Joan Gray: Why My Students Can’t Wait For Me To Sleep Until Noon

Why My Students Can’t Wait For Me To Sleep In Until Noon

5:30 a.m. on a Monday – I am sitting on my couch, finishing my last few drops of my hazelnut coffee. I am drowning in my sleepy haziness and considering dropping my head right down on the couch to fall soundly back asleep. I am also questioning my ability to choose career paths. Finally, I am assuring myself that the sleepiness will pass and that my kids need me.

This is my reoccurring Monday morning routine.

Waking up at 5:15 every day is difficult, I don’t think anyone you talk to would deny that claim. However, my students can’t wait for me to sleep in until noon if they want to attend college – not in this climate.

I teach 9th grade English at an inner city charter school in Houston. And one of our missions is that every single student that enters our halls will have an equal opportunity to attend college. I believe that the students that are in high school or even elementary right now are entering into some of the toughest times our country has seen in quite some time.

While I don’t want to wake up at 5 every day, I have to and the more I see why I have to, I end up needing to. The amazing and kind faces that greet me every day remind me that waking up at 5 is necessary to achieve the goals I set out for – to improve lives. Not only that, but my students also wake up around 5. At a young age, they have learned the importance of using every hour of the day to their benefit.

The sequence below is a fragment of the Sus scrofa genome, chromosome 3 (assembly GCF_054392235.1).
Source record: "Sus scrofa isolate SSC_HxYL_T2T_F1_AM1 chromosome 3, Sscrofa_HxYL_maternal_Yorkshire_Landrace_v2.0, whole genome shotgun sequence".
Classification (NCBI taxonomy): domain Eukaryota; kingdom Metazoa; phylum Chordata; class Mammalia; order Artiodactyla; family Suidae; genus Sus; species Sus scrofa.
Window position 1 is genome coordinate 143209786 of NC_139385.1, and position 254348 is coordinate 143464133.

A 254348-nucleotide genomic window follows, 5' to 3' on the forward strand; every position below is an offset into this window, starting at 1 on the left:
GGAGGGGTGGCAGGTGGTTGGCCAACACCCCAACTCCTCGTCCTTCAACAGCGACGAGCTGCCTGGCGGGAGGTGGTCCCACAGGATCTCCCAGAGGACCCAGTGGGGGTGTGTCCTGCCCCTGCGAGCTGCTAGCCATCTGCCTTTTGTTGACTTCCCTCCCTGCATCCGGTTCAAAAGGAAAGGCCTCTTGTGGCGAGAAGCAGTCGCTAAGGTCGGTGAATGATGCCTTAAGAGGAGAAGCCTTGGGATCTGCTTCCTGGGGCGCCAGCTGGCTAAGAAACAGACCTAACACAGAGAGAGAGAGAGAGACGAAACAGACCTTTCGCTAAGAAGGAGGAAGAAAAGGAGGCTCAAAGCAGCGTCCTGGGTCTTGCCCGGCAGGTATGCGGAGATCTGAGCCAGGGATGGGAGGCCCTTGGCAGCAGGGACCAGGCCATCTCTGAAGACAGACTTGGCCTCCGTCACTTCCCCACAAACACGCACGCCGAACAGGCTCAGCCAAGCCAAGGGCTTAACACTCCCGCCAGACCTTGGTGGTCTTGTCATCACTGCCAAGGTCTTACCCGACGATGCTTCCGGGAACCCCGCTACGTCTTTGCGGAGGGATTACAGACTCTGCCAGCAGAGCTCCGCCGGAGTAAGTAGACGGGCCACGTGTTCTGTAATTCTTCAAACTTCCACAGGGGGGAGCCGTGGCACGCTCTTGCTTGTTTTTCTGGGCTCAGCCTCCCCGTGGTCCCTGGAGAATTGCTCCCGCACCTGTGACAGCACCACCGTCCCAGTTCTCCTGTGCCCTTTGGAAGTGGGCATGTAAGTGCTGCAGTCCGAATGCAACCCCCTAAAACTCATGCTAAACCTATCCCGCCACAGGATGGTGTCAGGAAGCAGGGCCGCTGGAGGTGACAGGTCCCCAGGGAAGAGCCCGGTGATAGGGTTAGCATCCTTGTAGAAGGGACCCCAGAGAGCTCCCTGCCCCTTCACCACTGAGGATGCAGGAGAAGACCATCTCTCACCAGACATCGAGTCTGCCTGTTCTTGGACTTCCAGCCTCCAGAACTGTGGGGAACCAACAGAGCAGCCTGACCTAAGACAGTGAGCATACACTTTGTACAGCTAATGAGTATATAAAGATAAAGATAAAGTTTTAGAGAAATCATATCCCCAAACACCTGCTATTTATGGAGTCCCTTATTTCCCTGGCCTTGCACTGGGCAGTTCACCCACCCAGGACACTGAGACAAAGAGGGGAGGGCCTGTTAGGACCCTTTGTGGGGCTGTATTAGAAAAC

And I think this is a lifelong testament because this is not the first time in my life that I have woken up at 5. My first year of college I played softball and woke up at 5:35 every morning for morning workouts. Some nights, I slept with my shoes on and some mornings I would be sprinting to the gym to make it on time. But, that was the year that I realized that I had to work hard if I wanted to be anyone at all and to do that I had to lose sleep, I might have had to skip breakfast, drink a lot of coffee, and mess up, a lot, along the way. It was the hardest year of my entire life but that was also the year that my softball team made it to the national championships. When we looked back at all of the struggles and the sleeping-in-shoes lifestyle, it was all worth it.

And now, here I am, 4 years later and still living to the testament: that sometimes you are going to have to lose sleep to achieve your dreams.

My students aren’t going to wait for me to sleep in a little, have a few cups of coffee, and then decide to show up and teach them. They need me, and not just me, all of the young 20-somethings that are waking UpByFive every single day to chase their dreams. They need us to show them that equity is possible, no matter who you are or what dreams you have. Whether those dreams be money, education, love, or improving lives, we have to fight through the somnolence that comes with waking UpByFive.

By 7th period, I feel the dragging lull of sleepiness kick in as my last class stumbles through the door. I realize that I have to teach them for two more hours as I see the kid in the back row falling asleep during independent reading time. I so badly want to say, you know what, I feel you bud because I feel it too. But just like my kids need me, I need them to stick with me, wake upbyfive, and try to cram as much knowledge into their lovely minds if they want to achieve whatever dream they want. So I have to tap him on the shoulder and let him know that sometimes we are going to be tired but someday we will look back and realize that the loss of sleep actually helped us be where we are today.

While I am not here to humble myself or get good karma, I genuinely believe that the future leaders need our help, our protection, and our encouragement. All of this starts when I decide at 5:30 that I am going to walk out that door every day.